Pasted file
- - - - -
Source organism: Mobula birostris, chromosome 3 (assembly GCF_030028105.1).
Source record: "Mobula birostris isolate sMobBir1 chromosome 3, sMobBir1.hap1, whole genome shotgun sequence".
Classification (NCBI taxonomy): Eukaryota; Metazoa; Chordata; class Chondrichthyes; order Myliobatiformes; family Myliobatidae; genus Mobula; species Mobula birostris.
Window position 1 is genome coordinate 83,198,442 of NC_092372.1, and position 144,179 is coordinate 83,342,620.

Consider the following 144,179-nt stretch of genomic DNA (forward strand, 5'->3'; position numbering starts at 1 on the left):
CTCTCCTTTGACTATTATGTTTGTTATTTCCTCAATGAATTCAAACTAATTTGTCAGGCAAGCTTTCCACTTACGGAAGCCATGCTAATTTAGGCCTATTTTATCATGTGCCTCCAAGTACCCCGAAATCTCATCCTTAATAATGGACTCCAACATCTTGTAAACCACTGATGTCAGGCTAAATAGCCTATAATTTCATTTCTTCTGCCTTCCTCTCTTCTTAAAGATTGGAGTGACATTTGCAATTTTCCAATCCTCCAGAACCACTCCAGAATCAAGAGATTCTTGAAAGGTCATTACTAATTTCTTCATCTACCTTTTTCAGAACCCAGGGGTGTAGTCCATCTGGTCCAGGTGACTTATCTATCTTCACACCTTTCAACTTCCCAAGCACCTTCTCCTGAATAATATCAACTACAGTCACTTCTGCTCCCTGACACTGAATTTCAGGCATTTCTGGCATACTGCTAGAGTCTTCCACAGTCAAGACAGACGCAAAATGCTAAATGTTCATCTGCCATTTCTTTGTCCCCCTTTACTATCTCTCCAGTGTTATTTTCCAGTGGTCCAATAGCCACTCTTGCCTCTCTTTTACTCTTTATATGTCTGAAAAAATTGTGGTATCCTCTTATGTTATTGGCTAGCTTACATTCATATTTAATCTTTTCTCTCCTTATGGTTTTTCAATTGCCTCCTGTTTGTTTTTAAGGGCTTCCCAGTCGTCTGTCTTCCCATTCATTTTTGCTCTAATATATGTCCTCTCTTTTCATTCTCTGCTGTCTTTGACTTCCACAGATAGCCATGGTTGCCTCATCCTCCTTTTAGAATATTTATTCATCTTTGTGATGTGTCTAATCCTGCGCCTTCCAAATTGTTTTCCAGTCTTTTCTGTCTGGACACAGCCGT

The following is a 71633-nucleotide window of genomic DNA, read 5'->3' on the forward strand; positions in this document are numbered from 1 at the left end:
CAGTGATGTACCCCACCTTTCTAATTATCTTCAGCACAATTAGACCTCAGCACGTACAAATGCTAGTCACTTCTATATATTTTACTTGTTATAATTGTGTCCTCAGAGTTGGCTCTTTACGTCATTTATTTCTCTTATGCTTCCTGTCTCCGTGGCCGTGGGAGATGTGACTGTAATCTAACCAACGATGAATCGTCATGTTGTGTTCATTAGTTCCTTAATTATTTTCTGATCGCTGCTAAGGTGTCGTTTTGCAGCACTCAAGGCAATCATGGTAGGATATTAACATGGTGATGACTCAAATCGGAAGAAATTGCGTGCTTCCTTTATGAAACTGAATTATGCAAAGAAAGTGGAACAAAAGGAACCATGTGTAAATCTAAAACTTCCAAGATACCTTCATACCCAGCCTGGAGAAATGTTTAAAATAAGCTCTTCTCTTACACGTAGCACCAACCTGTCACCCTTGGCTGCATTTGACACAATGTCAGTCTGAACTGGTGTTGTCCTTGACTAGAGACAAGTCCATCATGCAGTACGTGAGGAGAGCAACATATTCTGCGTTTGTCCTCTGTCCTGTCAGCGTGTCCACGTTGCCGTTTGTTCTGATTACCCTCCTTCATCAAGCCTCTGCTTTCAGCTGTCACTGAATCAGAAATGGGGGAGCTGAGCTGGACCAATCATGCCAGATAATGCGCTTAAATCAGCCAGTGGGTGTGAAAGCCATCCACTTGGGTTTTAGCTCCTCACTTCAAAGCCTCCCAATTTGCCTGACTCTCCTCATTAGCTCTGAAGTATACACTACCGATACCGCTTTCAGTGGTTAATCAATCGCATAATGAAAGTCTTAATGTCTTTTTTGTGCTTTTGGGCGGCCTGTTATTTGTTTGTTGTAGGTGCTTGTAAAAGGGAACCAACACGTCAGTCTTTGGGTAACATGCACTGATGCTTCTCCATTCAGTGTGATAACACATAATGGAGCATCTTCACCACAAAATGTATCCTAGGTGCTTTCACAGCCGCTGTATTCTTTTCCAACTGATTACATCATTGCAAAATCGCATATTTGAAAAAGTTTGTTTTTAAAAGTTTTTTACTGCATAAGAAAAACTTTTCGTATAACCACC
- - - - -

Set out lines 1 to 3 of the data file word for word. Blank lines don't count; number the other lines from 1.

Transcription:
Source organism: Mobula birostris, chromosome 3 (assembly GCF_030028105.1).
Source record: "Mobula birostris isolate sMobBir1 chromosome 3, sMobBir1.hap1, whole genome shotgun sequence".
Classification (NCBI taxonomy): Eukaryota; Metazoa; Chordata; class Chondrichthyes; order Myliobatiformes; family Myliobatidae; genus Mobula; species Mobula birostris.